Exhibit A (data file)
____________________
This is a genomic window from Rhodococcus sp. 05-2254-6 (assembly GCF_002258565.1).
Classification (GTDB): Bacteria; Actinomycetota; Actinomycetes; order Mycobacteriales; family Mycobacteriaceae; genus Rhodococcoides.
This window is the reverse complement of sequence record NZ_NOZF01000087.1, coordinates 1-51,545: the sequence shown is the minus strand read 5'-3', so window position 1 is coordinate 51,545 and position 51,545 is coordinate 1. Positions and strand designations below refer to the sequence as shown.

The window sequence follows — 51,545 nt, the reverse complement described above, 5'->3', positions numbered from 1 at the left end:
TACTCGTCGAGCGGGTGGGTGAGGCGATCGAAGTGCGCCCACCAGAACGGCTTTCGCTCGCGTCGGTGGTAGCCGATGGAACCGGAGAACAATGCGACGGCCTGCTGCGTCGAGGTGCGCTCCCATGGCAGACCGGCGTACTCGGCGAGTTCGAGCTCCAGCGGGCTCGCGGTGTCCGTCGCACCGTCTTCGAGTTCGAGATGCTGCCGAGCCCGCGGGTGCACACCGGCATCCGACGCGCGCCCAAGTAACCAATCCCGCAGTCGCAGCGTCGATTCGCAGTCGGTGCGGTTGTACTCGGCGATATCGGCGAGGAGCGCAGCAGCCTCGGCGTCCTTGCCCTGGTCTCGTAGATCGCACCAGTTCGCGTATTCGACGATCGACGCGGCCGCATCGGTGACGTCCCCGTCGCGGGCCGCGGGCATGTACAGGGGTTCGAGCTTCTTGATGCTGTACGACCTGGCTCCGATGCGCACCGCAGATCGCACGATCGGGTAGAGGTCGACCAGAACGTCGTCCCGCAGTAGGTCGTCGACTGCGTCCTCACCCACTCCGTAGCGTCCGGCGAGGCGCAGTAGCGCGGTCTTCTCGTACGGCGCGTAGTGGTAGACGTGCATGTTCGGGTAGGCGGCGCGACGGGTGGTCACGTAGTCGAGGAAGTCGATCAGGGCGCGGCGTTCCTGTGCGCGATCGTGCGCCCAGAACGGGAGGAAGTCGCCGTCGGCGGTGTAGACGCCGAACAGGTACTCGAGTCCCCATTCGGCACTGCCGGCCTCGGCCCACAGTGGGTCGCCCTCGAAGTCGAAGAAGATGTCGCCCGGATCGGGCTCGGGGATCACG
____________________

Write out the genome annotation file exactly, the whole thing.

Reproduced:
This is a genomic window from Rhodococcus sp. 05-2254-6 (assembly GCF_002258565.1).
Classification (GTDB): Bacteria; Actinomycetota; Actinomycetes; order Mycobacteriales; family Mycobacteriaceae; genus Rhodococcoides.
This window is the reverse complement of sequence record NZ_NOZF01000087.1, coordinates 1-51,545: the sequence shown is the minus strand read 5'-3', so window position 1 is coordinate 51,545 and position 51,545 is coordinate 1. Positions and strand designations below refer to the sequence as shown.

The window sequence follows — 51,545 nt, the reverse complement described above, 5'->3', positions numbered from 1 at the left end:
TACTCGTCGAGCGGGTGGGTGAGGCGATCGAAGTGCGCCCACCAGAACGGCTTTCGCTCGCGTCGGTGGTAGCCGATGGAACCGGAGAACAATGCGACGGCCTGCTGCGTCGAGGTGCGCTCCCATGGCAGACCGGCGTACTCGGCGAGTTCGAGCTCCAGCGGGCTCGCGGTGTCCGTCGCACCGTCTTCGAGTTCGAGATGCTGCCGAGCCCGCGGGTGCACACCGGCATCCGACGCGCGCCCAAGTAACCAATCCCGCAGTCGCAGCGTCGATTCGCAGTCGGTGCGGTTGTACTCGGCGATATCGGCGAGGAGCGCAGCAGCCTCGGCGTCCTTGCCCTGGTCTCGTAGATCGCACCAGTTCGCGTATTCGACGATCGACGCGGCCGCATCGGTGACGTCCCCGTCGCGGGCCGCGGGCATGTACAGGGGTTCGAGCTTCTTGATGCTGTACGACCTGGCTCCGATGCGCACCGCAGATCGCACGATCGGGTAGAGGTCGACCAGAACGTCGTCCCGCAGTAGGTCGTCGACTGCGTCCTCACCCACTCCGTAGCGTCCGGCGAGGCGCAGTAGCGCGGTCTTCTCGTACGGCGCGTAGTGGTAGACGTGCATGTTCGGGTAGGCGGCGCGACGGGTGGTCACGTAGTCGAGGAAGTCGATCAGGGCGCGGCGTTCCTGTGCGCGATCGTGCGCCCAGAACGGGAGGAAGTCGCCGTCGGCGGTGTAGACGCCGAACAGGTACTCGAGTCCCCATTCGGCACTGCCGGCCTCGGCCCACAGTGGGTCGCCCTCGAAGTCGAAGAAGATGTCGCCCGGATCGGGCTCGGGGATCACG